• Test people used in them. Depending on who they are and what they are doing, people in ads can have a big impact on engagement and clicks on them, in particular the gender/race/age of them, and what they are doing/looking at.
  • Test using videos in them. Short videos can be highly engaging in ads if they are well created and are contextual to the contents of the website, so you should try testing these (avoid using autoplay though).
  • Test using animation versus static ads. Test both types – don’t presume one works better than the other, it will depend on the nature of your website. Don’t make animation too annoying though, as they can distract from your important call to actions.

4: Use Targeting in Your Ads

Think about it. If you see an ad that is more relevant to you and your interests, you are more likely to click on it, right? So rather than just using generic ads on your website that aim to engage ALL of your visitors with the same ad version, you should use targeting to show more contextual ads to different groups of visitors, so that it matches their needs better. This applies to regular ads shown on your website, and for ads that are promoting your own content.

Here are some ideas of what you can target in your ads:

  • Target your visitors with ads relating to content or products they have seen most frequently on your website.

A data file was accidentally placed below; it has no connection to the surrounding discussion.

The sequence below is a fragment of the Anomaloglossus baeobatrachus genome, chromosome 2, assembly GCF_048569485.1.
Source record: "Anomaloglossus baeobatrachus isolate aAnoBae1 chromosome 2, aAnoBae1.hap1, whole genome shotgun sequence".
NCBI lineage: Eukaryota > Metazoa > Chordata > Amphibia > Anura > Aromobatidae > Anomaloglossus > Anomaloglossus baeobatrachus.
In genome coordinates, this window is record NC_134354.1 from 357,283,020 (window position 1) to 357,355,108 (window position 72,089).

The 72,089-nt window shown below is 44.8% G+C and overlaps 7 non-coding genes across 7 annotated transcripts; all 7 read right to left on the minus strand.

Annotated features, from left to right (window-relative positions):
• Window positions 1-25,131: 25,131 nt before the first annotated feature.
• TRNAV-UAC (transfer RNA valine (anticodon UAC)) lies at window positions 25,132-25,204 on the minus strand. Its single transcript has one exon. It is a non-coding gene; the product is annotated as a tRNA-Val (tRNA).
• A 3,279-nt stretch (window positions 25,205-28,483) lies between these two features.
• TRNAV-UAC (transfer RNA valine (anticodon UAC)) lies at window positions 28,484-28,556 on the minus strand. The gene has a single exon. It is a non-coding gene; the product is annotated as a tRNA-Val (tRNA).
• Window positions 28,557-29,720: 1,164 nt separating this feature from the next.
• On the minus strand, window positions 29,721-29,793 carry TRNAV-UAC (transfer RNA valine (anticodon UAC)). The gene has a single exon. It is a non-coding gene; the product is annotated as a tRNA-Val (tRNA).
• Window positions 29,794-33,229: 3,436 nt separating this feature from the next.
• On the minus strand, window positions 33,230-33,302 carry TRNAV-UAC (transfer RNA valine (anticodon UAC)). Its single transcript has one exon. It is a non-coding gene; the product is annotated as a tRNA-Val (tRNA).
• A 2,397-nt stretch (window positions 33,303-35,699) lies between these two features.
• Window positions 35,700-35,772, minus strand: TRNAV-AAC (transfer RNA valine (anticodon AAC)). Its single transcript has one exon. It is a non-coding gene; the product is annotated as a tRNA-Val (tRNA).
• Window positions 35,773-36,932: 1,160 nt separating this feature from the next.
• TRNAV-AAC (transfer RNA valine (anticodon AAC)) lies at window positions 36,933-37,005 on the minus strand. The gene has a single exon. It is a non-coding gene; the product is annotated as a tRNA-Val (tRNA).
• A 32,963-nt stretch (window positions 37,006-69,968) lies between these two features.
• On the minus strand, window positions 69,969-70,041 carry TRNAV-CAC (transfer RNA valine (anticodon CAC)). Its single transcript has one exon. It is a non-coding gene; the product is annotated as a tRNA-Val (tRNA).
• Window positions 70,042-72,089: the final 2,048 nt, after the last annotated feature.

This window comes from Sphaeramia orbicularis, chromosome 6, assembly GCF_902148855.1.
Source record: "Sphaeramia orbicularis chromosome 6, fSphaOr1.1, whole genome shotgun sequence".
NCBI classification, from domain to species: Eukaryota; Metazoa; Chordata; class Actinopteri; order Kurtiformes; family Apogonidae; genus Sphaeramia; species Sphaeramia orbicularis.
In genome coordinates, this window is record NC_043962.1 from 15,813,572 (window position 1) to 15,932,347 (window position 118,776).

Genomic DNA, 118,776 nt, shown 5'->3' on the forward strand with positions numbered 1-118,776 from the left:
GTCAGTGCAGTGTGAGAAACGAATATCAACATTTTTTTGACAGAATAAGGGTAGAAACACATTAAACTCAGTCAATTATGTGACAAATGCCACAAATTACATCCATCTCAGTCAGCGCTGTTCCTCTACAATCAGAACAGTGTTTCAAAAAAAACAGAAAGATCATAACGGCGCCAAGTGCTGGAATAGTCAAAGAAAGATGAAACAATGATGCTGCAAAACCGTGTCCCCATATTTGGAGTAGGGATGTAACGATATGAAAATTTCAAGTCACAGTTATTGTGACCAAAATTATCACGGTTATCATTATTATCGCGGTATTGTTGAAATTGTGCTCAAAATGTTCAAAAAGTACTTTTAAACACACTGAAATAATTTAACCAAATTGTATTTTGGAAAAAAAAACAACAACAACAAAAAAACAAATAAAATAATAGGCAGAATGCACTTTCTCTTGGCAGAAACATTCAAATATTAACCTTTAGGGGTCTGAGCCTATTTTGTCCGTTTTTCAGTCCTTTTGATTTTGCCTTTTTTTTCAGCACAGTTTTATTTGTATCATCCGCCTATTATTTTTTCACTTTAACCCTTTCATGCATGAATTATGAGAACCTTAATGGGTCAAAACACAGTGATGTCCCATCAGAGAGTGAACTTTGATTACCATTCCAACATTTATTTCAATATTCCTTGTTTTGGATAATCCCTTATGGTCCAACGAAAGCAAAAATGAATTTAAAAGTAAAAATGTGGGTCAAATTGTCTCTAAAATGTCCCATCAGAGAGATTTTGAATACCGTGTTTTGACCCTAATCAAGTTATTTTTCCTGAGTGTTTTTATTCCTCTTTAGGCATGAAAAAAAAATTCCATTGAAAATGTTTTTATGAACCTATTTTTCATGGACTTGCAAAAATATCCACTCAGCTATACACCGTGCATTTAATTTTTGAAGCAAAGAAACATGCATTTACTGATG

• Target your visitors with ads for other websites they have most often previously visited (this is called ad re-targeting, and you can also re-target your previous visitors when they are on other websites with ads for your website).

  • Target your visitors with local ad variations relating to their geographic region (using IP address).
  • Target your visitors with ads related to their search engine queries (or their internal search queries).

If you are using an ad network on your website to show ads, make sure they offer this targeting capability – ideally you should use a network like or that specializes in this. To add targeting to your own promotional ads, you can use any advanced testing tool like Adobe Test&Target.

So there we have it. Basically it’s all about testing and optimizing your current usage of them to make more money. This is just one of the types of page elements that I review and offer best practices and test ideas for in my new book, along with many others like call-to-actions, images, navigation menus, videos and forms. Have you read it yet?